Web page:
Malta ranks 9th globally on Henley & Partners’ Passport Index in 2019, which means that a total of 182 destinations offer visa-free access to individuals possessing a Maltese passport, according to a press statement published by the Henley.
Similarly to last year, Henley & Partners finds that countries with citizenship-by-investment (CBI) hold strong positions on the index programs. On this note, the report underlines Malta’s 9th position, as well as the 27th and 28th spots of St. Kitts and Nevis and Antigua and Barbuda, respectively. Moldova was able to hold its 46th place, with citizens offered access to 122 countries.
Japan is at the 1st place on the Henley Passport Index offering visa-free/visa-on-arrival access to 190 destinations, Singapore and South Korea now are jointly at the 2nd place with access to 189 destinations, while Germany and France are at the 3rd place with a visa-free score of 188.
“The enduring appeal of investment migration programs shows that more and more people are embracing alternative citizenship as the best way to access previously unimagined opportunities and improve their passport power,” says Dr Juerg Steffen, CEO of Henley & Partners. “Additionally, it is no surprise that countries are increasingly looking to launch CBI programs, which attract talented individuals and bring enormous economic and societal benefits,” he adds.
“For some people, a passport is a portal to the world. For others, it is a barrier to the travel freedom they seek,” Henley & Partners says on its website. Their passport index is considered by many to be one of the most rigorous and sophisticated measures of global access.
“The general spread of open-door policies has the potential to contribute billions to the global economy, as well as create significant employment opportunities around the world,” says Dr Christian H. Kälin, Group Chairman of Henley & Partners and the inventor of the Passport Index concept. “South Korea and the United Arab Emirates’ recent ascent in the rankings are further examples of what happens when countries take a proactive foreign affairs approach, an attitude which significantly benefits their citizens as well as the international community,” he adds.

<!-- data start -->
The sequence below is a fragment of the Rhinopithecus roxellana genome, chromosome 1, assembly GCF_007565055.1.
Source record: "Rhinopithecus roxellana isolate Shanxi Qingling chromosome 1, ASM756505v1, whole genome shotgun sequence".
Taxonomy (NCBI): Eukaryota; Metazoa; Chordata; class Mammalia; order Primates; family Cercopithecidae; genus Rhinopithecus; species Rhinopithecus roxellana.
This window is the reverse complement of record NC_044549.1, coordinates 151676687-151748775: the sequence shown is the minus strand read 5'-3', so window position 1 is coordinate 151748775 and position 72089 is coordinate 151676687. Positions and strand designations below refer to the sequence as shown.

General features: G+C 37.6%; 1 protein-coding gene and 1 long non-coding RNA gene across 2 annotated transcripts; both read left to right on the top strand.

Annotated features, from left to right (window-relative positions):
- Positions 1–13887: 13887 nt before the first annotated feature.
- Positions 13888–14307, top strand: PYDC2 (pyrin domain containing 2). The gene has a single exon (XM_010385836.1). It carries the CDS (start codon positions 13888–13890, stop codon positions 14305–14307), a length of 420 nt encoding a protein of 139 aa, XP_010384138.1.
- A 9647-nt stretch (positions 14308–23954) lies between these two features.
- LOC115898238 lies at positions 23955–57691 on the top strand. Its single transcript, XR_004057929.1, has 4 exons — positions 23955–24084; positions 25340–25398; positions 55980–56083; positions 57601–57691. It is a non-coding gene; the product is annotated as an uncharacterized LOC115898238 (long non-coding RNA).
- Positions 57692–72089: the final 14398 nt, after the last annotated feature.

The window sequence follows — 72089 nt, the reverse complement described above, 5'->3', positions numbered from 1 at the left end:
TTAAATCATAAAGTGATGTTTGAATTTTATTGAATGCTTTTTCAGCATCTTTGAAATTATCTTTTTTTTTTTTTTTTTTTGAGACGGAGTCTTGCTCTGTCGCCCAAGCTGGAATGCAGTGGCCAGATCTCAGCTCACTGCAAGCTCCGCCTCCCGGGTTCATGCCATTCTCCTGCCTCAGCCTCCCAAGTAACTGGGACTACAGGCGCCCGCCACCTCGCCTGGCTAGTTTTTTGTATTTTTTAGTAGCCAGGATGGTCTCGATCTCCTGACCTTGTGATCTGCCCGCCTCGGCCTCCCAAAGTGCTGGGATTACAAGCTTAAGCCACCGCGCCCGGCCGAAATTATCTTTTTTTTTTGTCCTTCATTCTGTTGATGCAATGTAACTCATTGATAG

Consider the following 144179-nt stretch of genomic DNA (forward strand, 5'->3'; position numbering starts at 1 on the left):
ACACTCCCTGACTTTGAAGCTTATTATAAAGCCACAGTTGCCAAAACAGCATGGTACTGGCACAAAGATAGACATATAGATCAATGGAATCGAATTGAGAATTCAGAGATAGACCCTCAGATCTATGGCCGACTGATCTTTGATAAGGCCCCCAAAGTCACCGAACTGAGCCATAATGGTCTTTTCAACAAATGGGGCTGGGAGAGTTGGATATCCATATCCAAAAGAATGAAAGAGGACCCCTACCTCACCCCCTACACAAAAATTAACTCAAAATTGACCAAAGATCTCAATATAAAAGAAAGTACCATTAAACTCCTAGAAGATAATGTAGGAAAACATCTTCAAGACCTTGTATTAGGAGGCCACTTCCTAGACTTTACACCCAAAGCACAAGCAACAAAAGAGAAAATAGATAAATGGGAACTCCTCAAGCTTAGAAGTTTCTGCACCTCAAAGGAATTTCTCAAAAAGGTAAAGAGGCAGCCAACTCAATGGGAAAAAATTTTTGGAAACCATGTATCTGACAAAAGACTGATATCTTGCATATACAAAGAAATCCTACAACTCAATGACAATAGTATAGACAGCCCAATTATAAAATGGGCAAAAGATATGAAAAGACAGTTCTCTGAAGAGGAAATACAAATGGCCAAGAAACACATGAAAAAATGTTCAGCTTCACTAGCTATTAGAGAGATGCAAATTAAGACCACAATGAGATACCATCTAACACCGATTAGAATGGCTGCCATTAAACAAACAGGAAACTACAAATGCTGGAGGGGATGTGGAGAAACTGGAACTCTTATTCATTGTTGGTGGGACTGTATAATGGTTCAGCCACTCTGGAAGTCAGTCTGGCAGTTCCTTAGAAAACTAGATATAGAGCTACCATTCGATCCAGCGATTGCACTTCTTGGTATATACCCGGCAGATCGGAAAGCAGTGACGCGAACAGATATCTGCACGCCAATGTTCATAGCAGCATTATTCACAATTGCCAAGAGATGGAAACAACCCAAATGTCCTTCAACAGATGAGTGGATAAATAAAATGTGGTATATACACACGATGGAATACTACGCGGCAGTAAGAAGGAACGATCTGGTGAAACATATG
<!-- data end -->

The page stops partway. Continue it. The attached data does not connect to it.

The Henley Passport Index is based on IATA data, enhanced by extensive in-house research, supported by expert commentary, and updated regularly throughout the year, making it the most robust, credible, and reliable index of its kind, according to the official website of the index.
Citizenship by investment schemes
Malta launched its Malta Individual Investor Programme (IIP) at the beginning of 2014, which is an investment citizenship program. “Successful candidates will be granted citizenship in Malta by a Certificate of Naturalization, which can also be extended to include their families,” the official website of Malta Immigration says. Those who receive citizenship can set up businesses in Malta and have the right of establishment in all 28 EU countries and Switzerland.
Up to the date of publication, as the IIP has received more than 1,000 Malta passport applications on behalf of investors from more than 40 different countries, and submission is still open.
However, lately, controversy has arisen in related to investment by citizenship schemes in the European Commission in general. In January, Věra Jourová, the European Commissioner for Justice said that “the European Commission does not endorse the cash-for-passports scheme”, in reaction to Nationalist Party MEP Roberta Metsola’s question criticising such programmes, the MaltaToday reported.
Beyond Malta, Cyprus, Austria, Greece, Hungary, Latvia, Lithuania and Portugal also offer such schemes.